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Renal Cystic Disease ADPKD ARPKD Tuberous Sclerosis

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Presentation on theme: "Renal Cystic Disease ADPKD ARPKD Tuberous Sclerosis"— Presentation transcript:

1 Renal Cystic Disease ADPKD ARPKD Tuberous Sclerosis
Medullary Sponge Kidney Von-Hippel Lindau Disease Medullary Cystic Disease Acquired Cystic Kidney Disease Multicystic Renal Dysplasia Mark D. Purcell DO Nephrology/Internal Medicine Carolina Nephrology, PA 203 Mills Avenue Greenville, SC (864)

2 Case Presentation 54 y.o. Caucasian male
C.C.: “Concerned about developing cysts in kidneys. 3 of 4 of my siblings have it!” PMH: Negative PSH: Negative Meds: Rarely OTC NSAIDs Allergies: None

3 Case Presentation ROS: Negative Physical exam: Labs: VSS
No abnormal findings on exam Labs: Cr=1.1 Hgb=14.2 UA: Neg for protein or blood, RBC=2-4, WBC=0 Normal kidney functions Minimal findings on UA

4 Questions? “Do I have Cystic kidneys?”
“If not, what are my chances of developing Cystic kidneys in the future?” “If I have it, what is the treatment?” “I heard some could develop a stroke, right?” “Could my children get tested to see whether they have it?” “What are my chances of needing dialysis?” Risk of stroke with ADPKD ADPKD difficult diagnosis  no tx

5 Differential Diagnosis
Most common genetic = ADPKD Many ppl get simple renal cysts with age esp with decline in kidney function

6 Simple renal cysts The most common renal masses
Solitary, multiple and bilateral Occur most often over age 50 Often seen on screening ultrasound exam Range in size from less than 1cm to 10cm Usually do not compromise renal function Serous filled, no septation or division of the cyst (sig malig)

7 Simple renal cysts Usually one epithelial layer without renal elements
Differential diagnosis : rule out more serious disorders Polycystic kidney disease: family history, bilateral, gross hematuria, infection Loculated cystic disease: unilateral Malignancy: thickened irregular walls, septae, enhance with contrast, multilocular mass Rule out PKD with family history, history of chronic urine infections, and blood in the urine

8 Simple renal cysts Treatment: Usually none required
Pain: rare, Acetaminophen, NSAIDs short course if renal function preserved Rare if ever aspiration and surgery Infection: Rare Cysts do not usually get large enough to cause pain If they do aspirate them

9 Bosniak Classification
Based on morphologic and enhancement characteristics of cysts by CT scanning Used to help diagnose and manage cystic lesions in the kidney Categories from I to IV based on increasing likelihood of malignancy Just know this is a classification for malignancy - Determined by things like septation, irregular walls, and contrast enhancement on CT

10 Simple Cyst Clear, smooth Only on the cortex, not the medulla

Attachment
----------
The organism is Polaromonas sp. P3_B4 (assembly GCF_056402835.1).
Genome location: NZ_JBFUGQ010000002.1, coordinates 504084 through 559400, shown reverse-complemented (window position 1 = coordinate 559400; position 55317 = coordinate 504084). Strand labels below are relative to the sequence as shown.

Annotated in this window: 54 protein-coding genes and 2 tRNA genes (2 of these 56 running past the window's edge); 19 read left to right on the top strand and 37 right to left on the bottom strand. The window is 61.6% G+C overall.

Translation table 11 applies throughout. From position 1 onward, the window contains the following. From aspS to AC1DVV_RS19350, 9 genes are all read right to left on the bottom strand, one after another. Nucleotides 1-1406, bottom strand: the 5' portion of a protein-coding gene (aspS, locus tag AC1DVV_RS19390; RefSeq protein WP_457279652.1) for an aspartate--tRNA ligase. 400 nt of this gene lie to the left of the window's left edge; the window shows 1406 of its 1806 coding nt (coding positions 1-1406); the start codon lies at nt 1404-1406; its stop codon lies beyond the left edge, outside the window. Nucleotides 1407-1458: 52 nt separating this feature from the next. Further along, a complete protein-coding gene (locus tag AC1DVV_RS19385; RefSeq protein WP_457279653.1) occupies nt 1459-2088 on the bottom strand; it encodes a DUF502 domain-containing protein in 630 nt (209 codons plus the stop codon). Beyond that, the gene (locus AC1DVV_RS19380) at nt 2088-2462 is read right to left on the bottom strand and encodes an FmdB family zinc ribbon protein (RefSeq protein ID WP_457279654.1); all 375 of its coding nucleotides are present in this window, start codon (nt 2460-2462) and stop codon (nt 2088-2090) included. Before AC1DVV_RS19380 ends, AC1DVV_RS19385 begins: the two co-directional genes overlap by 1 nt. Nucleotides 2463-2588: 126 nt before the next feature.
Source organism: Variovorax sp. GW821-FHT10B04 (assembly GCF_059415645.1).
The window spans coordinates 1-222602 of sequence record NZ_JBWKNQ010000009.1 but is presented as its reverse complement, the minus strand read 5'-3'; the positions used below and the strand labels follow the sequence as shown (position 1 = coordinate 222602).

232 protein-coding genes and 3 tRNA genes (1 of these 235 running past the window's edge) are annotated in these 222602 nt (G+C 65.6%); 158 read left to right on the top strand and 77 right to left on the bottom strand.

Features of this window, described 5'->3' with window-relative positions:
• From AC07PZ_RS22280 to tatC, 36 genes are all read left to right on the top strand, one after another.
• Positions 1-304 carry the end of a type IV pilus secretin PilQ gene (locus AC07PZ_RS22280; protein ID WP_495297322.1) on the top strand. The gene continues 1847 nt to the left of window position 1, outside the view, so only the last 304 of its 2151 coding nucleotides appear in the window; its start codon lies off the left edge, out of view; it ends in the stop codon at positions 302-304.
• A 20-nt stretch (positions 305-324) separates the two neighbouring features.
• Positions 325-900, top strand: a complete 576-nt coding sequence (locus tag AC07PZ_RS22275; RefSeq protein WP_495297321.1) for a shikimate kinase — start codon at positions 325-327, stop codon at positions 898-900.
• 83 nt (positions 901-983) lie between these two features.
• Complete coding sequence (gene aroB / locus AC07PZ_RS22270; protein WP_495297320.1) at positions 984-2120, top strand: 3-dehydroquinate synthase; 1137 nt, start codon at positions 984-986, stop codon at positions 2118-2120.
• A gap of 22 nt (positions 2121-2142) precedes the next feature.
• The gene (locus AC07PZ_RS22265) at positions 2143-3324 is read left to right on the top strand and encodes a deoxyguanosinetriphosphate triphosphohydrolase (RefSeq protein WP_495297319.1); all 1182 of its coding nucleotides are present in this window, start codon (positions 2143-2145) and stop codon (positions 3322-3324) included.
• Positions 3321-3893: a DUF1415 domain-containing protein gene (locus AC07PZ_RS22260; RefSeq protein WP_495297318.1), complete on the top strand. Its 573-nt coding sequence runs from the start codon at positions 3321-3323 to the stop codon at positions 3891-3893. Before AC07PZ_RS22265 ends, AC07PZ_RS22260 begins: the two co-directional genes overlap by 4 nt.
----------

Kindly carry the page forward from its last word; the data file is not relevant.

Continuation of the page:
11 Simple cyst Rarely this large

12 Autosomal Dominant PKD (ADPKD)
Kidneys are loaded with large cysts Hypoechoic lesions on US = cysts Family hist is impt

13 Autosomal Dominant PKD (ADPKD)
Sig change in tissue and interstitum

14 Presentation of ADPKD Usual presentations:
Screening with positive family history Flank pain, or Kidney Disease On Ultrasound or CT, large kidneys with multiple bilateral cysts are seen Cysts may also be seen in the liver, pancreas, and spleen Families with well known mutations in PKD genes Flank pain b/c larger cysts starts to impinge on other organs When they present, kidney disease is usually mild

15 Clinical Manifestations
HTN around 31 yo Most common EARLY clinical manifest. * As cysts get larger and more numerous get pain and hematuria Cysts rupture – hem Cysts infection – pain + hem UTI common CV  mitral valve prolapse Liver cysts is the most common extrarenal manifestation Screen for intracranial aneurism - Watch out for PKD pts with a severe headache Hernias from large kidneys pushing on the gut and ab wall

16 Extra-renal manifestations
Cerebral Aneurysms 4% young adults up to 10% in older patients Role of screening uncertain (MRI vs CT angiogram) High risk patients: family history, require anticoagulation, pre-op, high risk occupation, symptomatic patients Hepatic cysts (most common extra-renal manifestation) Occur later than renal cysts, increase with age Cardiac valve disease: 25-35% of patients Colonic diverticula: seen more in patients on dialysis Abdominal wall inguinal hernias High risk pts for cerebral aneurysms - Those with a fam hist of PKD and those who have had a massive stroke and died in their family

17 U/S and Renal Cysts J Am Soc Nephrol 13(9):2384-98, 2002
Get simple cysts as you age, so need to diff. btwn this and ADPKD J Am Soc Nephrol 13(9): , 2002

18 Acquired Cysts vs. ADPKD
Patients with advanced renal failure may present with acquired multiple renal cysts on ultrasonography or CT These kidneys, however, have a normal or reduced size and the renal contour is smooth Many patients have known pre-existent renal disease There is also no family history of PKD Skipped over this

19 ADPKD: U/S Diagnostic Criteria
For pts with known fam hist of ADPKD Not for the general population Know this

20 ADPKD on U/S

21 ADPKD on CT Note liver also has cysts (upper left pic)
Liver does well  usually not sig dysfunction (note A)

22 Epidemiology and Genetics
ADPKD is by far the most commonly inherited kidney disease Prevalence ranges from % Characterized by the development of multiple renal cysts Associated with extra-renal manifestations Caused by mutations identified in at least three genes (PKD1, PKD2, PKD3) N Engl J Med 329(5):332-42, 1993

23 Genetics Usually a dysfunction of PKD1
End stage renal disease around 50s Better prognosis with PKD2 dysfunction End stage kidney disease around 70s J Am Soc Nephrol 13(9): , 2002

24 Genetics PKD1 is an extremely large and complex gene (46 exons)
14 kb mRNA Polycystin 1 is over 4000 amino acids PKD1 gene is adjacent to one of the genes for tuberous sclerosis (TSC2), a different disorder that is also associated with cyst (angiomyolipoma) formation in the kidneys Angiomyolipoma – fatty very vasc tumors in kidney J Am Soc Nephrol 13(9): , 2002